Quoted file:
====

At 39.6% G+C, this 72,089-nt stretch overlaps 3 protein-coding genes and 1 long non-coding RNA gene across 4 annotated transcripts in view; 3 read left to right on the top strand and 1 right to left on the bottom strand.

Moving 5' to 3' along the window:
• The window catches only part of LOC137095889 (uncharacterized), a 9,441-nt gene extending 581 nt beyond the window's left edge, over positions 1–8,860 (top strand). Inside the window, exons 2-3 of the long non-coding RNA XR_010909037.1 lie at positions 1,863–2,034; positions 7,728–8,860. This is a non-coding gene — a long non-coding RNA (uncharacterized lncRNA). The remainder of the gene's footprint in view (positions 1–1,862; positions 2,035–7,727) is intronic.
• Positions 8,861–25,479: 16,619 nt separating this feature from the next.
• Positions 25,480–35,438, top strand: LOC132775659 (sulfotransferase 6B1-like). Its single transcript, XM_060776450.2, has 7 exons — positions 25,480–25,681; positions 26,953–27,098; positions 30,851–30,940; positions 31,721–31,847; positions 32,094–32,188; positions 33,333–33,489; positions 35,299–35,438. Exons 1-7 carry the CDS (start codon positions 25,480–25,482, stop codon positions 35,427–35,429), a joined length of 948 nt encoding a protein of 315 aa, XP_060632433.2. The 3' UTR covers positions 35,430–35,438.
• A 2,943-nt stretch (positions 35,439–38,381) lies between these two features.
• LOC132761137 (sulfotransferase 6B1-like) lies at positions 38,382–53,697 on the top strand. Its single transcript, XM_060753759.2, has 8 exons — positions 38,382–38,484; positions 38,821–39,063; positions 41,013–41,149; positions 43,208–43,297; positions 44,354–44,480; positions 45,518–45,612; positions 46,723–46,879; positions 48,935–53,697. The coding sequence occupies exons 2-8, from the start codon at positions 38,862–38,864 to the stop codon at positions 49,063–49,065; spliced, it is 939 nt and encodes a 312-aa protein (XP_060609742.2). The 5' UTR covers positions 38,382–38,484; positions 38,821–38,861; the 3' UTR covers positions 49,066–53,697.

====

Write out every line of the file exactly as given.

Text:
At 39.6% G+C, this 72,089-nt stretch overlaps 3 protein-coding genes and 1 long non-coding RNA gene across 4 annotated transcripts in view; 3 read left to right on the top strand and 1 right to left on the bottom strand.

Moving 5' to 3' along the window:
• The window catches only part of LOC137095889 (uncharacterized), a 9,441-nt gene extending 581 nt beyond the window's left edge, over positions 1–8,860 (top strand). Inside the window, exons 2-3 of the long non-coding RNA XR_010909037.1 lie at positions 1,863–2,034; positions 7,728–8,860. This is a non-coding gene — a long non-coding RNA (uncharacterized lncRNA). The remainder of the gene's footprint in view (positions 1–1,862; positions 2,035–7,727) is intronic.
• Positions 8,861–25,479: 16,619 nt separating this feature from the next.
• Positions 25,480–35,438, top strand: LOC132775659 (sulfotransferase 6B1-like). Its single transcript, XM_060776450.2, has 7 exons — positions 25,480–25,681; positions 26,953–27,098; positions 30,851–30,940; positions 31,721–31,847; positions 32,094–32,188; positions 33,333–33,489; positions 35,299–35,438. Exons 1-7 carry the CDS (start codon positions 25,480–25,482, stop codon positions 35,427–35,429), a joined length of 948 nt encoding a protein of 315 aa, XP_060632433.2. The 3' UTR covers positions 35,430–35,438.
• A 2,943-nt stretch (positions 35,439–38,381) lies between these two features.
• LOC132761137 (sulfotransferase 6B1-like) lies at positions 38,382–53,697 on the top strand. Its single transcript, XM_060753759.2, has 8 exons — positions 38,382–38,484; positions 38,821–39,063; positions 41,013–41,149; positions 43,208–43,297; positions 44,354–44,480; positions 45,518–45,612; positions 46,723–46,879; positions 48,935–53,697. The coding sequence occupies exons 2-8, from the start codon at positions 38,862–38,864 to the stop codon at positions 49,063–49,065; spliced, it is 939 nt and encodes a 312-aa protein (XP_060609742.2). The 5' UTR covers positions 38,382–38,484; positions 38,821–38,861; the 3' UTR covers positions 49,066–53,697.